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D.C.'s Rate Of Pedestrian Fatalities Higher Than National Average

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Cross with caution in the District.
Cross with caution in the District.

Washington D.C. is among 22 cities eligible for federal funds to improve pedestrian safety, as the number of pedestrian fatalities rises across the U.S.

Pedestrians at the corner of M Street and New Jersey Avenue SE get some help crossing the street in the form of a recorded voice.

Not every intersection is as safe, of course. In fact, Washington's pedestrian fatality rate is higher than the national average — and that's why the District is eligible to apply for part of a $2 million fund for education and enforcement efforts to help make roads less dangerous for walkers and joggers.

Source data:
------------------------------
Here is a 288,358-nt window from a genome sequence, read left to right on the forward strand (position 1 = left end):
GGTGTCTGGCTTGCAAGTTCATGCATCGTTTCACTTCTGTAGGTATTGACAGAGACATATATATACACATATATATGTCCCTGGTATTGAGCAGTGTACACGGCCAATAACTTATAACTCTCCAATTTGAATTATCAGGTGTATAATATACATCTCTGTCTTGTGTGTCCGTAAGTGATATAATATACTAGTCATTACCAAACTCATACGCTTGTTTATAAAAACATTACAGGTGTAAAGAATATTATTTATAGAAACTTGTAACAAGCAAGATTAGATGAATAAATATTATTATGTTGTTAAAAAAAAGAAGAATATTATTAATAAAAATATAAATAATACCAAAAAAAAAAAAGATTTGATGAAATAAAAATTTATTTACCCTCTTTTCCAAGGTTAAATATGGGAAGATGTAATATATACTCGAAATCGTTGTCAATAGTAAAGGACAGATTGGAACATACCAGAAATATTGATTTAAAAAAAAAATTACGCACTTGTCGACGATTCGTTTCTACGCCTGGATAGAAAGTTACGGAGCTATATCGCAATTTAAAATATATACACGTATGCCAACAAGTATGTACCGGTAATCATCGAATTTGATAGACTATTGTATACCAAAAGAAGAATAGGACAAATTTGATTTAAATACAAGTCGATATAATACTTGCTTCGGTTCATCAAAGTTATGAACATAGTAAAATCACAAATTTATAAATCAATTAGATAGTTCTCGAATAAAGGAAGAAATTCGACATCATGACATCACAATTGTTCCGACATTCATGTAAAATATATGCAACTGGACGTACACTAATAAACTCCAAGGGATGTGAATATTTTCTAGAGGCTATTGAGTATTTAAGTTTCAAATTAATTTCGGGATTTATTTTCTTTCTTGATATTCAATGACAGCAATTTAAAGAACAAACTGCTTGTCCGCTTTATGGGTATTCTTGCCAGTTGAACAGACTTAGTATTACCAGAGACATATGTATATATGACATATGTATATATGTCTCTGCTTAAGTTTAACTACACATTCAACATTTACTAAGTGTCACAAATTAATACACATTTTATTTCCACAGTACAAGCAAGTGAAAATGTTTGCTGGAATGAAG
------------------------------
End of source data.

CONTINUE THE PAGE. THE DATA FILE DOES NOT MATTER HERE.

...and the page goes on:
U.S. Secretary of Transportation Anthony Foxx says we are familiar with distracted driving, but distracted walking has become a serious problem, too.

"A lot of times people will be wearing their ear phones or headphones and you can get into an accident that way," Foxx says.

At least one pedestrian can relate: "[I am] guilty of it all the time. And I need to be more careful because when you walk around with your headphones, walk around with your cell phone, you are putting yourself in harm's way."

In the last year for which data is available, eight pedestrians were among the 27 people killed in traffic crash fatalities in Washington, about 30 percent of the deaths.

As many as 2,600 pedestrians and bicyclists are hurt every year.


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